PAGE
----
Stitching a Tree of Life for the Healing of the Nations, or working on a faux-stained-glass representation of Naomi and Ruth, biblical refugees from famine, has been a formative experience for these women. The Cathedral has paid for the women to travel to Oxford to see their work on display.

What priority do we give to peace-making and nonviolence in our own faith? Seeing Faith and Peace encourages us to work creatively with people of other faiths, side by side, to learn the things that make for peace.

The period the exhibition is on display covers All Saints, Remembrancetide, and Inter-Faith Week (12-19 November). See the exhibition and reflect on the male and female heroes for peace, on Jesus’s teaching and example against violence, and the importance of working alongside neighbours of other faiths. If we all act on the imperative for peace-making in our own faith, perhaps others will see that religion is not the problem but part of the solution for the peace of our world.

Faith and Peace: an exhibition at Christ Church Cathedral, Oxford runs from 21 October – 20 November 2017

The Revd Dr Clive Barrett is Strategic Adviser to the Anglican Pacifist Fellowship:

Hundreds flock to the first Festival of Preaching

by Sarah Meyrick

FOUR hundred and fifty clergy and lay preachers came to Christ Church Oxford this month to take part in the first ever Festival of Preaching hosted by the College, the Cathedral and St Aldate’s Church.

The Rt Revd Stephen Cottrell, the Bishop of Chelmsford, preaches at St Aldate’s.

The 48-hour festival was organised by the Church Times and Canterbury Press, part of the Hymns A&M group, and featured a top line-up of internationally respected speakers. These included the Rt Revd Stephen Cottrell, Bishop of Chelmsford, and well known in the Diocese of Oxford from his time as Bishop of Reading, and the Revd Dr Sam Wells, Vicar of St Martin-in-the-Fields in London, who spoke at the last diocesan clergy conference in 2014.

Bishop Stephen spoke with passion and energy about the craft of preaching and the importance of being heard. One comment he often hears at the church door is, “Thank you. I heard every word, Bishop.” Either, he said, this meant it was a terrible sermon, and the listener couldn’t think of anything else to say; or the comment suggested that being able to hear every word was a novel experience. He also stressed the importance of storytelling, and debunked the idea that congregations had short attention spans. “Just think about stand-up comedians,” he said. “They fill arenas and sometimes talk for two hours.”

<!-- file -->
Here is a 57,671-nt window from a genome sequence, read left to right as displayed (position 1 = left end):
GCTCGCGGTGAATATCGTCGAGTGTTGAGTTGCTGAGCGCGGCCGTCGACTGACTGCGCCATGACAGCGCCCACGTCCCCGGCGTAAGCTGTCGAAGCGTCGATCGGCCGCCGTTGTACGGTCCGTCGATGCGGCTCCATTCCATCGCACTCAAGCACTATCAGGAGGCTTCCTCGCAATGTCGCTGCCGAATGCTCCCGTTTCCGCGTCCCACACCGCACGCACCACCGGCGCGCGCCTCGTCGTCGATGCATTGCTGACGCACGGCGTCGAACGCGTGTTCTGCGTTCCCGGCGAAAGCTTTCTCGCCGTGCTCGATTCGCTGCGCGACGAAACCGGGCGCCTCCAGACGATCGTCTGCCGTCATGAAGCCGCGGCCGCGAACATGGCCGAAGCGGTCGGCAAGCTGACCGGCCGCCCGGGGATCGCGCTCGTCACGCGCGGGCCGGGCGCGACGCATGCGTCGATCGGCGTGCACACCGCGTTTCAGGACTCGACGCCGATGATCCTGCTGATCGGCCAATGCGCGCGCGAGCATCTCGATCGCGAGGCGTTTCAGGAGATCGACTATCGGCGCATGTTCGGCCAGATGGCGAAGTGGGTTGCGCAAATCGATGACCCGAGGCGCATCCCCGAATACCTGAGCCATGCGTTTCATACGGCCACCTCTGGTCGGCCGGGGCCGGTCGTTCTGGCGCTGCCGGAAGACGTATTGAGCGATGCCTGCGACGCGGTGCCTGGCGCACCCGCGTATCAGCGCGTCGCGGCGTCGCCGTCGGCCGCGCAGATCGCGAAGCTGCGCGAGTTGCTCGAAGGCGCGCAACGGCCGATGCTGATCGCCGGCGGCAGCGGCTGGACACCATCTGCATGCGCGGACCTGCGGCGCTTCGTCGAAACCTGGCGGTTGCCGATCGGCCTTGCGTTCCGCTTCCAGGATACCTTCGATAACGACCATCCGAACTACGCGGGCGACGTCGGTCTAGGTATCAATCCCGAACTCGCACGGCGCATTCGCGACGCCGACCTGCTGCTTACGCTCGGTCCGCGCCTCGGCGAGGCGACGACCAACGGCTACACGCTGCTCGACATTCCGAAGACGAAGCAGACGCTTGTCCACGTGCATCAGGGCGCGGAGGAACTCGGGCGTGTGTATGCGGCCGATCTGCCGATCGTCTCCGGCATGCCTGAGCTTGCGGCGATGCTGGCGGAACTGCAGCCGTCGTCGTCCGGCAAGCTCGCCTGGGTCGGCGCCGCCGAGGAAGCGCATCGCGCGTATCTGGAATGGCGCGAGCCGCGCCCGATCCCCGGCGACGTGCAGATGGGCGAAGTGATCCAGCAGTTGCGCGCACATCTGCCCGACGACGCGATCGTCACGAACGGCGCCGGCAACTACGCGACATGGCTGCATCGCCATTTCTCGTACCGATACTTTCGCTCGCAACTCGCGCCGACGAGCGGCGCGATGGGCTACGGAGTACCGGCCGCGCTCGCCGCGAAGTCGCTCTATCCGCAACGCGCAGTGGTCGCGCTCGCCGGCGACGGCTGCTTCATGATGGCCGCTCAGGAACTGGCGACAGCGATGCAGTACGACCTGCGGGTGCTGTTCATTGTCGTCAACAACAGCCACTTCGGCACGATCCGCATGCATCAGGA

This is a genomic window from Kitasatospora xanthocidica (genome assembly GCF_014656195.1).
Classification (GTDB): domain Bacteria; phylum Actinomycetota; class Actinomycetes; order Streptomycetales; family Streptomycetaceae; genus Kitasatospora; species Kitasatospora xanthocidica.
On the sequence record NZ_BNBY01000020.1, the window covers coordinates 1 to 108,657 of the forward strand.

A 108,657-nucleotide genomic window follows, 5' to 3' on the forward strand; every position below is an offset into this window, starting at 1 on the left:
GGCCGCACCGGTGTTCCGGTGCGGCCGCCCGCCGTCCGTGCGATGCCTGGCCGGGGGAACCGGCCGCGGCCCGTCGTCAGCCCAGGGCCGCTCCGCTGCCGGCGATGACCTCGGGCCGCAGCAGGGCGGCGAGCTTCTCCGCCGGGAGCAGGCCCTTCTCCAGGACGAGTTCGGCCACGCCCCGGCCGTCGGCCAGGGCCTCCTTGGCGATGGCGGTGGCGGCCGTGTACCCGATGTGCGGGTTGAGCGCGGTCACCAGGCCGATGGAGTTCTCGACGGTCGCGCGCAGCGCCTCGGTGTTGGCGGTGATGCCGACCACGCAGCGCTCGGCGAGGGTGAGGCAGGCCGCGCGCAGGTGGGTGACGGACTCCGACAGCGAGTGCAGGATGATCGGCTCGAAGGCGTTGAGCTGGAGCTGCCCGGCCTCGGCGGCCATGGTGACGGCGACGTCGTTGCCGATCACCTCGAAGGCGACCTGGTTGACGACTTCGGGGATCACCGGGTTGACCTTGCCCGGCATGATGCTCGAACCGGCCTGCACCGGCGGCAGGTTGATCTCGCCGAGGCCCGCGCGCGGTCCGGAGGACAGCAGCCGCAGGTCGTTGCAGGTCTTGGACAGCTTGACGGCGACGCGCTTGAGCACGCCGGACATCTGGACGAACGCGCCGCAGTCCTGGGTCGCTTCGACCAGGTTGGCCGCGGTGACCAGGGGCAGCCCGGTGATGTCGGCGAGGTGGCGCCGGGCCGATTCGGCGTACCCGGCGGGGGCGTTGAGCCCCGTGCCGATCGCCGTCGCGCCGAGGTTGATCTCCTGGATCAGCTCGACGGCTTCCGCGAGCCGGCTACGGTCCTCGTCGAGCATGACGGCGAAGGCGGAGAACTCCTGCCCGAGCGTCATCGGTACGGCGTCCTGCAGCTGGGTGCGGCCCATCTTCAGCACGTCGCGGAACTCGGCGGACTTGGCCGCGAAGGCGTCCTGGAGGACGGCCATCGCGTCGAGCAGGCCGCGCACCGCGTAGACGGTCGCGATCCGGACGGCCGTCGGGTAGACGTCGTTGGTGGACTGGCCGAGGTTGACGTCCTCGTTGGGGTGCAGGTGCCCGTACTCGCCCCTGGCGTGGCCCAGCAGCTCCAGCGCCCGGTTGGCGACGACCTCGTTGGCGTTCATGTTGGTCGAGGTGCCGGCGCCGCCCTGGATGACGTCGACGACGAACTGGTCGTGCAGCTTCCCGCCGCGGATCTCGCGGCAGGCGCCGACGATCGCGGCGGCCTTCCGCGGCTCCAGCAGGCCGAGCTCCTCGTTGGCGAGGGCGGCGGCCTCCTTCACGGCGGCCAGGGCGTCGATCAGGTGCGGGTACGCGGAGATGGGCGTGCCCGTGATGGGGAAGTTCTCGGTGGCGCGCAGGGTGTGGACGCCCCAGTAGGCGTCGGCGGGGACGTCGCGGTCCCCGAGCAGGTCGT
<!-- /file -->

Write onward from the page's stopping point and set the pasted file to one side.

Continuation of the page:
Other speakers included Nadia Bolz-Weber, an ordained Lutheran pastor from Denver and the author of two New York Times bestsellers; Paula Gooder, Director of Mission Learning and Development for the Diocese of Birmingham; Canon Mark Oakley, Chancellor of St Paul’s; the Dean of Christ Church, the Very Revd Professor Martyn Percy; and the Revd Dr Joanna Collicutt who is the Oxford Diocesan Adviser on the Spiritual Care for Older People as well as a lecturer at Ripon College Cuddesdon.

Diocesan Canon Precentor : The Revd Dr Grant Bayliss

Christ Church and the Diocese of Oxford are delighted to announce the appointment of The Revd Dr Grant Bayliss as Diocesan Canon Precentor.

Interfaith students unite at Christ Church

Shoshana Singer reflects on a recent Oxford University Abrahamic Interfaith Formal.|

Students were invited to arrive early and experience an evensong that took place in their Cathedral. Participants of all faiths attended, taking in the sounds and sights and noting the similarities of the Bible readings and blessings for peace and harmony. The chaplain took special care to offer an interfaith prayer, making us feel particularly welcome in this space.

Our evening continued with drinks in the Ante Hall and a dinner in Christ Church Hall. Faith-based questions were placed on the table and served as icebreakers to guide intentional and meaningful conversation. A mixture of Jewish, Muslim, Christian, and Hindu students mingled seamlessly with conversation ranging from coursework and college life, to faith-based conversations such as ritual practices, religious names, gender roles, and religious accommodation.

All dietary requirements were handled with ease and subsidized by the Archdeacon of Oxford, the Ven. Martin Gorick, making it possible for many religious students to engage in an otherwise impossible experience. After satisfying both our physical and spiritual needs, we transitioned to our second part of the evening through taking group photos on the famous Harry Potter stairs. Small table groups broke off to take their own “selfies” and photos as if to set in stone their new, budding friendships.

In the lecture room, was heard from Rabbi Michael Rosenfeld-Schueler, a Jewish chaplain from Oxford Brookes, the Revd Clare Hayns of Christ Church, and Hassaan Shawawy, a Rhodes Scholar reading Islamic Studies. Each shared their spiritual journey and talked a bit about their current projects. It was particularly moving to hear how each of them became more observant and how different stages of their lives continue to impact their religiosity.

Shoshana Singer

As the evening progressed, the time for evening prayer was drawing near. Individually, Muslim students mentioned that they would need to step out for their evening prayer. Unfortunately, we had not sorted this out ahead of time, and in the future we certainly will. However, the lack of preparation ended up leading to a beautiful and spontaneous event. On a whim, we took an intermission from the speakers and progressed to pray. Separated by a line of tables, two faiths prayed their evening prayers, Muslim students prayed maghrib and Jewish students prayed maariv.